Torture report: war is no place for the law

No one benefits from the invasion of lawyers into the sphere of war.

Jon Holbrook

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Topics Politics

Early nineteenth-century military theorist Carl von Clausewitz famously described war as ‘the continuation of politics by other means’ (my emphasis). It’s an aphorism that aptly summarises the essence of war as being a conflict that is waged for political ends, but which uses non-political means. Indeed, wars use barbaric means that would be outlawed and criminalised if it were not for these political ends. This doesn’t imply that the ends always justify the means, but it does imply that the means may be justified in the name of a greater political goal, such as a defence of territory, sovereignty or self-determination. Ultimately, Clausewitz recognised that wars need to be justified, or criticised, on a political basis.

Today’s military discourse rewrites Clausewitz’s aphorism: ‘War is the continuation of politics by legal means.’ It’s an aphorism that aptly summarises the essence of modern-day Western warfare, which is governed not by politics but by legalism, complete with a multitude of lawyers keeping a constant watch on the means deployed. According to this approach, the ends of war are irrelevant. Certain means will be outlawed and criminalised regardless of political goals. Ultimately, this new military discourse does not justify wars on a political basis; its yardstick is legality.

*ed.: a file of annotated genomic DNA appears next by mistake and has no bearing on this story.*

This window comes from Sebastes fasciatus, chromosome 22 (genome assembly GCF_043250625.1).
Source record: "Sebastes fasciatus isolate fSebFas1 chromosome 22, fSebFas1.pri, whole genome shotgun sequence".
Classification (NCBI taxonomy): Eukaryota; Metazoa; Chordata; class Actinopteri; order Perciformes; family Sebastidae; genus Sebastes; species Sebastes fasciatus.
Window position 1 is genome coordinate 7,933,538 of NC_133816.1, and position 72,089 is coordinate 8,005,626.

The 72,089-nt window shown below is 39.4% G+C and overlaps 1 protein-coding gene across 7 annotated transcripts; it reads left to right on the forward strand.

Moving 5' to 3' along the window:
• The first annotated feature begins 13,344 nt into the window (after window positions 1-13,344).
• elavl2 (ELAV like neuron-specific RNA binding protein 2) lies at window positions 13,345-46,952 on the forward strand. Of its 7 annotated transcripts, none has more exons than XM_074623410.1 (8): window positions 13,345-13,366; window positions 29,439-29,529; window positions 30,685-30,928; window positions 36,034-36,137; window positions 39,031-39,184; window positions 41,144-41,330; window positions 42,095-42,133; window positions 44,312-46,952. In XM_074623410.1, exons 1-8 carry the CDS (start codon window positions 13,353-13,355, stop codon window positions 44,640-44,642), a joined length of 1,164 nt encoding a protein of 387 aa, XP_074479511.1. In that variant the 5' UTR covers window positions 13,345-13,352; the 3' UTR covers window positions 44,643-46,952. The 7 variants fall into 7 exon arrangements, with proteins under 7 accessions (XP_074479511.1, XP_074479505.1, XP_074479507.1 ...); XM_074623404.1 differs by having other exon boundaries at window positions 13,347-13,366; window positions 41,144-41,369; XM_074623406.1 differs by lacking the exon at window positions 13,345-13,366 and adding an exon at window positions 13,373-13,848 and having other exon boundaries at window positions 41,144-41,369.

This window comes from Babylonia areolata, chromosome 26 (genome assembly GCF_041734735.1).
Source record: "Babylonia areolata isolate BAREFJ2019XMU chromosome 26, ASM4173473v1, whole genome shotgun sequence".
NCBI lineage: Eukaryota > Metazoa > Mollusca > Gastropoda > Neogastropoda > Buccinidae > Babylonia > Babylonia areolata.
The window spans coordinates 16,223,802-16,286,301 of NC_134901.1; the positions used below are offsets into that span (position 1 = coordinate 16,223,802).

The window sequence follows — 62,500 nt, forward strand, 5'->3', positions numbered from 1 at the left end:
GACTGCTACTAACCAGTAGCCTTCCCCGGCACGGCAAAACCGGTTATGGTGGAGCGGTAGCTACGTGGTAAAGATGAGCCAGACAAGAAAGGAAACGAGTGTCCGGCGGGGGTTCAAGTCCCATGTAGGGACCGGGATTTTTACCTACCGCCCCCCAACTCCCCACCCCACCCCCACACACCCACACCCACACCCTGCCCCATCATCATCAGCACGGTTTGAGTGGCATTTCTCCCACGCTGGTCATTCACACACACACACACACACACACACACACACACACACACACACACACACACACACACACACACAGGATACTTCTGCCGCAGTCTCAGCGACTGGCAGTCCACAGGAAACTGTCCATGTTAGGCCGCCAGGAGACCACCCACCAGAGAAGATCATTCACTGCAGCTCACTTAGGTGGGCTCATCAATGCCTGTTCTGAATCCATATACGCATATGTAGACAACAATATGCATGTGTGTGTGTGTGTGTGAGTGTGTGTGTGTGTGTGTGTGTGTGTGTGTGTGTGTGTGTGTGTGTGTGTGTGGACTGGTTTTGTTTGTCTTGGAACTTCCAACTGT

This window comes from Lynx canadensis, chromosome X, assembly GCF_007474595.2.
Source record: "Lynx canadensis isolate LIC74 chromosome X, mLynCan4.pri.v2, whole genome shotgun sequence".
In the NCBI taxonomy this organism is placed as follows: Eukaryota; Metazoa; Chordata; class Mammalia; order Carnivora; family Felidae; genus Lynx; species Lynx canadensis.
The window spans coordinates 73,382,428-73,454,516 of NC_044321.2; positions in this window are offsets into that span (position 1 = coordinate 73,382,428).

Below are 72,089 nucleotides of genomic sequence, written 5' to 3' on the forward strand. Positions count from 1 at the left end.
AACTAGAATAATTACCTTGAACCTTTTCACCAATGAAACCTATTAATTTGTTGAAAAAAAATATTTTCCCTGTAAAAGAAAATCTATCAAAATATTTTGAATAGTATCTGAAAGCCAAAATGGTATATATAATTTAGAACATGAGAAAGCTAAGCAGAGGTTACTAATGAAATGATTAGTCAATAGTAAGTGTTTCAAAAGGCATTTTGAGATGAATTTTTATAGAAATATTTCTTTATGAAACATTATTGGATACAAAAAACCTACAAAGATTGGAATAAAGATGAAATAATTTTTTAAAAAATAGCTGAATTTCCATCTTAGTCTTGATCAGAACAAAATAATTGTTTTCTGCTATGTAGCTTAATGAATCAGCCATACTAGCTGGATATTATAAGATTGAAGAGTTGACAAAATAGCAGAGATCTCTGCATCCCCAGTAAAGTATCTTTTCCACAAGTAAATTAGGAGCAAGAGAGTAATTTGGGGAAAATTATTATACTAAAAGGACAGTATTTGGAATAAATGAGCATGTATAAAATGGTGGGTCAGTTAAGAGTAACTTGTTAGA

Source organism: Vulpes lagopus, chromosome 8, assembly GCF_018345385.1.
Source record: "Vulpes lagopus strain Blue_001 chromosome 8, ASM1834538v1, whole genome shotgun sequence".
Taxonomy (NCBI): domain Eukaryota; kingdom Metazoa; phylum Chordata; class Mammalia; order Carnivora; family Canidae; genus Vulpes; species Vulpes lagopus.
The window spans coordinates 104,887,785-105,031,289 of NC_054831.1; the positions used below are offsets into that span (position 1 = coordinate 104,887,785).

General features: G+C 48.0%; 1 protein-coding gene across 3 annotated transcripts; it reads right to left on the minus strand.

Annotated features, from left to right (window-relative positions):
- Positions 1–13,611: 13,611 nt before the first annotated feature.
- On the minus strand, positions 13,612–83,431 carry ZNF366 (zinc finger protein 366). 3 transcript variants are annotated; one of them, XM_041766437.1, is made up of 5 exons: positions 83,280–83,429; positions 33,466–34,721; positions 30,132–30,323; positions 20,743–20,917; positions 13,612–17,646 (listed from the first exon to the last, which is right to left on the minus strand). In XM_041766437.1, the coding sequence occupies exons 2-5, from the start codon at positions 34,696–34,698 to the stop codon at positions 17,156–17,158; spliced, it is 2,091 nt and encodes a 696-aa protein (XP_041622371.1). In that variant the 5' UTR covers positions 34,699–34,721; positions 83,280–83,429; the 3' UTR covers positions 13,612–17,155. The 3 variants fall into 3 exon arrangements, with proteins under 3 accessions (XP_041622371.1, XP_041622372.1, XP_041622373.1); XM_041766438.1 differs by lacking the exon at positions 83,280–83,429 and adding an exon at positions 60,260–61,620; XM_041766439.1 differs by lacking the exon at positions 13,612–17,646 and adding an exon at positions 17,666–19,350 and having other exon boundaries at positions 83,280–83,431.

By replacing the word ‘other’ with the word ‘legal’ in Clausewitz’s aphorism, the West’s new military discourse is not only seriously undermining its ability to mount a political justification for war; it also means its opponents are losing the ability to criticise wars on anything other than a legal basis.

The wars in Afghanistan and Iraq were waged by Western leaders who lacked a popular political basis for intervention. US president George W Bush and UK prime minister Tony Blair sought to compensate for this lack of popular support by claiming a legal right to invasion. With Afghanistan, the West relied on a United Nations resolution passed three days after 9/11 that called on ‘all states to work together urgently to bring to justice the perpetrators, organisers and sponsors of these terrorist attacks’. With Iraq, the West relied on a UN resolution of November 2002, which offered Saddam Hussein’s Iraq ‘a final opportunity to comply with [the UN’s] disarmament obligations’. But by basing their arguments for intervention on legal interpretations of UN resolutions, Western powers on both sides of the Atlantic simultaneously laid the ground for a succession of campaigners to oppose these wars with legal arguments.